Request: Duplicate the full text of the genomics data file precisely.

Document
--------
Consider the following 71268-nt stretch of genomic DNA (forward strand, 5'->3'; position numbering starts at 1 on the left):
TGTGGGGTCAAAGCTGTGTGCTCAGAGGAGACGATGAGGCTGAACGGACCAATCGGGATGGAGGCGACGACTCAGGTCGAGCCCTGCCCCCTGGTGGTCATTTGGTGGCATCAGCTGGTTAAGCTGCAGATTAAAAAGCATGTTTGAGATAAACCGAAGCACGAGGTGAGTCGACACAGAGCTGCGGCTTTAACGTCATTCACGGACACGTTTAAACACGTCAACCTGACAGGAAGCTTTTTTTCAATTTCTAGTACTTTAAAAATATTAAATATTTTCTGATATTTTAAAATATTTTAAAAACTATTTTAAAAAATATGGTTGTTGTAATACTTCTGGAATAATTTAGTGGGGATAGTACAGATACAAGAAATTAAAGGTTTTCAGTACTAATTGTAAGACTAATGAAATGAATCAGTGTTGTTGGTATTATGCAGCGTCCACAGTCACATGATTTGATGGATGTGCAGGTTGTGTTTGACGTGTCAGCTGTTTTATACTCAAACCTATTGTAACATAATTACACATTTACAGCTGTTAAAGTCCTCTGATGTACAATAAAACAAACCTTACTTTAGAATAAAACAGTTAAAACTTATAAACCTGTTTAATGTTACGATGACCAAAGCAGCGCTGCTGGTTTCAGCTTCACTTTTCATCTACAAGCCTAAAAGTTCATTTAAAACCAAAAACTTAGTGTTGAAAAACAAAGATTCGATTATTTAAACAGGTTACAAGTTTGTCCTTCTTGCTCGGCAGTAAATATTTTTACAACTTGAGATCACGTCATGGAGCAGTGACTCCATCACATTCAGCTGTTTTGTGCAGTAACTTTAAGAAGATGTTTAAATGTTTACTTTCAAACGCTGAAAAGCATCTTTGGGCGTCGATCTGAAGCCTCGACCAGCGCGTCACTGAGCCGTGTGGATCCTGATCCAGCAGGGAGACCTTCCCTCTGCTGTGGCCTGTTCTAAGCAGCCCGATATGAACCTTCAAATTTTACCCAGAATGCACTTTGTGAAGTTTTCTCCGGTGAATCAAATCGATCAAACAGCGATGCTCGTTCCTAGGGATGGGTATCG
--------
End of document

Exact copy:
Consider the following 71268-nt stretch of genomic DNA (forward strand, 5'->3'; position numbering starts at 1 on the left):
TGTGGGGTCAAAGCTGTGTGCTCAGAGGAGACGATGAGGCTGAACGGACCAATCGGGATGGAGGCGACGACTCAGGTCGAGCCCTGCCCCCTGGTGGTCATTTGGTGGCATCAGCTGGTTAAGCTGCAGATTAAAAAGCATGTTTGAGATAAACCGAAGCACGAGGTGAGTCGACACAGAGCTGCGGCTTTAACGTCATTCACGGACACGTTTAAACACGTCAACCTGACAGGAAGCTTTTTTTCAATTTCTAGTACTTTAAAAATATTAAATATTTTCTGATATTTTAAAATATTTTAAAAACTATTTTAAAAAATATGGTTGTTGTAATACTTCTGGAATAATTTAGTGGGGATAGTACAGATACAAGAAATTAAAGGTTTTCAGTACTAATTGTAAGACTAATGAAATGAATCAGTGTTGTTGGTATTATGCAGCGTCCACAGTCACATGATTTGATGGATGTGCAGGTTGTGTTTGACGTGTCAGCTGTTTTATACTCAAACCTATTGTAACATAATTACACATTTACAGCTGTTAAAGTCCTCTGATGTACAATAAAACAAACCTTACTTTAGAATAAAACAGTTAAAACTTATAAACCTGTTTAATGTTACGATGACCAAAGCAGCGCTGCTGGTTTCAGCTTCACTTTTCATCTACAAGCCTAAAAGTTCATTTAAAACCAAAAACTTAGTGTTGAAAAACAAAGATTCGATTATTTAAACAGGTTACAAGTTTGTCCTTCTTGCTCGGCAGTAAATATTTTTACAACTTGAGATCACGTCATGGAGCAGTGACTCCATCACATTCAGCTGTTTTGTGCAGTAACTTTAAGAAGATGTTTAAATGTTTACTTTCAAACGCTGAAAAGCATCTTTGGGCGTCGATCTGAAGCCTCGACCAGCGCGTCACTGAGCCGTGTGGATCCTGATCCAGCAGGGAGACCTTCCCTCTGCTGTGGCCTGTTCTAAGCAGCCCGATATGAACCTTCAAATTTTACCCAGAATGCACTTTGTGAAGTTTTCTCCGGTGAATCAAATCGATCAAACAGCGATGCTCGTTCCTAGGGATGGGTATCG